Let’s make the marinade. Combine the soy sauce and mirin in a bowl. Add the grated ginger and stir to mix. Alternatively, you can add wasabi to the marinade instead of the ginger to give it a bit of kick.
We’re using an assortment of easily available sashimi but real Ryukyu in Oita Prefecture often uses fresh aji horse mackerel, saba mackerel or buri yellowtail. From left to right we have cuttlefish, tuna and yellowtail.
If the sashimi is too large, halve the slices lengthwise to help them absorb the marinade better.
Place the pieces into the bowl of the marinade.
Add the tai also known as sea bream and the scallops. If the amount of marinade isn’t enough to cover the sashimi, add an equal amount of soy sauce and mirin at this stage.
Gently toss the sashimi pieces with the marinade. Cover the sashimi with plastic wrap and let it sit in the fridge for about 30 minutes.
This is the Ryukyu marinated for 30 minutes. The sashimi looks so delicious!
Add a generous amount of ground white sesame seeds and chopped spring onion. Lightly toss to coat.
We’re introducing 3 ways to enjoy the Ryukyu. First, enjoy the Ryukyu as an accompaniment to drinks. Place the Ryukyu onto a ladle. Then, arrange it onto a shiso leaf placed in an ice-cold bowl.
The Ryukyu is delicious on its own and it goes great with beer and white wine as well as sake and shochu, which is Japanese distilled liquor. Garnish with the wasabi. You can also keep the Ryukyu in the fridge overnight to make the sashimi absorb more marinade.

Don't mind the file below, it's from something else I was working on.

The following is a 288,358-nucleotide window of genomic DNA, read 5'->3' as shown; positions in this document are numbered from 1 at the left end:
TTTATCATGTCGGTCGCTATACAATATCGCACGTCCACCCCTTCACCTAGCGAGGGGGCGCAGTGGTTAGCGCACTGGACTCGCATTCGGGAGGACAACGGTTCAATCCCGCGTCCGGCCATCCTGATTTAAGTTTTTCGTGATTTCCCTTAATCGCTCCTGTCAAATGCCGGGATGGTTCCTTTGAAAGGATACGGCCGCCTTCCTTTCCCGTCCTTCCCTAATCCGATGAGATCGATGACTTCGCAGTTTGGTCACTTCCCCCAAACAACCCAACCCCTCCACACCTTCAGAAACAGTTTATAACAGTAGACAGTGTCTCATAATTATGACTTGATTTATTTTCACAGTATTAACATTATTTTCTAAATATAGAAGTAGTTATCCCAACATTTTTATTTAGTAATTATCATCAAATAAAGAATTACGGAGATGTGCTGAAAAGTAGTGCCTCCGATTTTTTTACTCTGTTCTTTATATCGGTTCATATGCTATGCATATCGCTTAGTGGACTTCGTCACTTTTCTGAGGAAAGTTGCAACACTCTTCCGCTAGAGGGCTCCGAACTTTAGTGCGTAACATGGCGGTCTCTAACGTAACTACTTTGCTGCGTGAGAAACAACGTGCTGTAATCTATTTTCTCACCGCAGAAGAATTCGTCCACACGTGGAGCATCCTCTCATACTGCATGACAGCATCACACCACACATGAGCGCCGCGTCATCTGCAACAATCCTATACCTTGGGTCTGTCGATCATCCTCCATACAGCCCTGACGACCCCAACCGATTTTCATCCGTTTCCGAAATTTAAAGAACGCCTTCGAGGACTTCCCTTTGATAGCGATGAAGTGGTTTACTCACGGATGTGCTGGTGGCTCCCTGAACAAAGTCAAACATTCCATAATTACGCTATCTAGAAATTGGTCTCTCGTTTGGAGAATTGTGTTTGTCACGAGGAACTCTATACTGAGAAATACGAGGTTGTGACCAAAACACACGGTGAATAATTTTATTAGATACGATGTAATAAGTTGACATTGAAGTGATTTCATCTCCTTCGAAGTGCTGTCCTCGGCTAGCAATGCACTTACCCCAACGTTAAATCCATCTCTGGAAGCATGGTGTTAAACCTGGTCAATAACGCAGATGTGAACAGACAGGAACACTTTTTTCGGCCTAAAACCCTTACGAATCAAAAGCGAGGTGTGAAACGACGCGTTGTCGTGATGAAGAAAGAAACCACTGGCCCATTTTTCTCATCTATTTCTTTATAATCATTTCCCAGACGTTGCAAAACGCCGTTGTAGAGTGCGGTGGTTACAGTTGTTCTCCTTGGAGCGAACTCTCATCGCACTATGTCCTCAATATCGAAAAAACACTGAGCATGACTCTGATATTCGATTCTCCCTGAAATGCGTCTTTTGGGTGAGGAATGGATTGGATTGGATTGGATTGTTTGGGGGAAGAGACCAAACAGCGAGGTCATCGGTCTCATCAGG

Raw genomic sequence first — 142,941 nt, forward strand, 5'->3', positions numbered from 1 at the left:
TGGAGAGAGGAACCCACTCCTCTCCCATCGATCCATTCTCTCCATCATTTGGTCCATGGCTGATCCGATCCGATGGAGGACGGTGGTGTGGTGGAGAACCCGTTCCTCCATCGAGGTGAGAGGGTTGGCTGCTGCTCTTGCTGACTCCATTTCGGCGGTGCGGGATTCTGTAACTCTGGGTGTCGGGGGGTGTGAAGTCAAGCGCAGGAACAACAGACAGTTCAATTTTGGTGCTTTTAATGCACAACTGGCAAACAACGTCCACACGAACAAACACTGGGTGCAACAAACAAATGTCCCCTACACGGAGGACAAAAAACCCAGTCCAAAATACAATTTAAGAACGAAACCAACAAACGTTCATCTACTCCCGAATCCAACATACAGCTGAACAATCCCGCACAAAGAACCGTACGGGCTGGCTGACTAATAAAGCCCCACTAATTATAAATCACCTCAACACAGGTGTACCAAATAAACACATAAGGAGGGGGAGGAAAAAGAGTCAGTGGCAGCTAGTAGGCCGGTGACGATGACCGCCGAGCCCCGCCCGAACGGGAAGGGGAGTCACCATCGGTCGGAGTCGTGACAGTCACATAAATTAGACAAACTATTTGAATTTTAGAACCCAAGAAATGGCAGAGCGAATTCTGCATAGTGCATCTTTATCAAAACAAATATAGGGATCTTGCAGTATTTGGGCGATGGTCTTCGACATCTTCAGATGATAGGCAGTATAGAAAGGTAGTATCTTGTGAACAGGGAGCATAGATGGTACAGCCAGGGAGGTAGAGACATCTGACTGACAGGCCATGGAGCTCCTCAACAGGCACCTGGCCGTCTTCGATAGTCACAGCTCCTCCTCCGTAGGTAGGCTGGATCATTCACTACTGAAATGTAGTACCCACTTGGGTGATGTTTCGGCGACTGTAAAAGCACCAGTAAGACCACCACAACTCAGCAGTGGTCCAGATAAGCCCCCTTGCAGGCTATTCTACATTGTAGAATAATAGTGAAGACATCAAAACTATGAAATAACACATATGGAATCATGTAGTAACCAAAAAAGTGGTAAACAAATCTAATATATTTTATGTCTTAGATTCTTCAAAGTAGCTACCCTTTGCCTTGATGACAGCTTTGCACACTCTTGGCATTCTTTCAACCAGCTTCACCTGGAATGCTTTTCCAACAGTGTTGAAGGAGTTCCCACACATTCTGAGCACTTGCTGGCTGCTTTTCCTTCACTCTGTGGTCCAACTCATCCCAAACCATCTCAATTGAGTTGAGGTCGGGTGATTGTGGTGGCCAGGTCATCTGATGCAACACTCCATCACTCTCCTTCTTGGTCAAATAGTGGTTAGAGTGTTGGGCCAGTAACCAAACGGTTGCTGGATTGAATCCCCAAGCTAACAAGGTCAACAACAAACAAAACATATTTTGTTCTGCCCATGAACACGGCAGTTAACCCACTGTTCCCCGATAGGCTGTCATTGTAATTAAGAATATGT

Secondly, let’s make Ryukudon, which is a rice bowl with Ryukyu. Cover the rice with the crumbled toasted nori seaweed.
Then, place the Ryukyu onto the rice. Make a shallow hole in the center and place the fresh egg yolk into it.
Thirdly, let’s enjoy the Ryukyu as Ochazuke. Sprinkle the kombu dashi powder or kombu tea powder on the rice.
Ochazuke is a dish made by pouring hot green tea or dashi stock over steamed rice. Cover the rice with the crumbled nori seaweed and place the Ryukyu onto it.
Garnish with the wasabi. Finally, pour the hot water over the rice. This Ochazuke style Ryukyu is also called Atsumeshi.
Chef prefers a sweet marinade so she adds an equal amount of mirin to the soy sauce but you can reduce the amount of mirin to taste.
There are several stories of why this dish is called Ryukyu. One of the versions is that a fisherman from Ryukyu, a region of Okinawa, taught the recipe to the locals.